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Can self-defense act as a disorderly conduct defense?

It is possible to end up in a situation where things get out of control, like when tempers flare at a party or a bar. Sometimes bad feelings progress into a fistfight, and the police come to the scene. If you find yourself under arrest, the police may charge you with disorderly conduct.

If you feel you could not avoid using force in a situation, Florida law may offer you some protection against a disorderly conduct charge through its self-defense laws.

Examples of self-defense

Florida Statute 776.012 describes some situations that justify the use of force against another person. Another individual may accost you or someone who is in your company and you perceive that you or your companion could suffer injury or death from unlawful force.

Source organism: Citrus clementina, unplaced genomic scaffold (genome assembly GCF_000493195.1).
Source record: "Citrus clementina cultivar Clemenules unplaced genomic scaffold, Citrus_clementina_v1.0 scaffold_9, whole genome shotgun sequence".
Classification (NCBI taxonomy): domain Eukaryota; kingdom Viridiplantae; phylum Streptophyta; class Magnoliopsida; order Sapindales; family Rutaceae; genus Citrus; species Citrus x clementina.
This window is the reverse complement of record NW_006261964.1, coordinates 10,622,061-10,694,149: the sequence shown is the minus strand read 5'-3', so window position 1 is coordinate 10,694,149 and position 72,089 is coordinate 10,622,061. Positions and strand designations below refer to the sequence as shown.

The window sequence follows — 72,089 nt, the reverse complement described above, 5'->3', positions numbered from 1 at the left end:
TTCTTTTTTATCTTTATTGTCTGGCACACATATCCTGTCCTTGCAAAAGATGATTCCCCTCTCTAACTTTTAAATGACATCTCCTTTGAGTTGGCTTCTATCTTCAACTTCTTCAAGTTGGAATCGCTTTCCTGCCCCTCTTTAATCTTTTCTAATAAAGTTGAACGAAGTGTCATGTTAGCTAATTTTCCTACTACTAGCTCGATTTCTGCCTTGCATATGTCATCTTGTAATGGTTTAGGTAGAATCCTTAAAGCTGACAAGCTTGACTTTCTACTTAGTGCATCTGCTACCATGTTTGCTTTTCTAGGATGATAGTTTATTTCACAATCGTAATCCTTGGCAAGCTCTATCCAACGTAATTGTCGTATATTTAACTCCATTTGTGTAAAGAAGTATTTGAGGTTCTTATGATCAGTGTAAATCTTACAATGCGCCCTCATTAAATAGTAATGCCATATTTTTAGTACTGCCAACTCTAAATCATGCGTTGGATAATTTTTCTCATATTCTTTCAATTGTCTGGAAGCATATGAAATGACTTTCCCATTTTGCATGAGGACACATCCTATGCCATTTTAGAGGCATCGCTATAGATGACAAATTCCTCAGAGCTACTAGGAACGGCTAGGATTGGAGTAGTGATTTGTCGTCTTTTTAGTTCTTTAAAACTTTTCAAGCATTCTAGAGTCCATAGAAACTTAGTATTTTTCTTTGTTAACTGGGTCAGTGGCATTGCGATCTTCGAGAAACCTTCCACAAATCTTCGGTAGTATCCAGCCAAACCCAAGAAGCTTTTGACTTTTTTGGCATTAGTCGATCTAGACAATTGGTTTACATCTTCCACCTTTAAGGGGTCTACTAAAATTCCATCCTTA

If so, the law does not require that you retreat. Florida law allows people in this situation to stand their ground and use non-deadly force. However, this is if you have the right to be where you are and if you are not committing any criminal actions. In addition, Florida Statutes 776.013 and 776.031 give you the right to defend your home and your real or personal property.

Self-defense and disorderly conduct

If you and another person get into a fight, you may end up with a disorderly conduct charge if the police do not have evidence that you were in jeopardy of physical harm. In such a situation, you might seek evidence from testimony from witnesses or phone camera footage taken during the altercation to support your claim of self-defense.

Cases of disorderly conduct vary greatly, so a claim of self-defense is not always an option as a defense. It depends upon the circumstances involved. Nonetheless, if you find yourself involved in a fight, you might benefit from looking into Florida’s self-defense laws to learn more about your rights.

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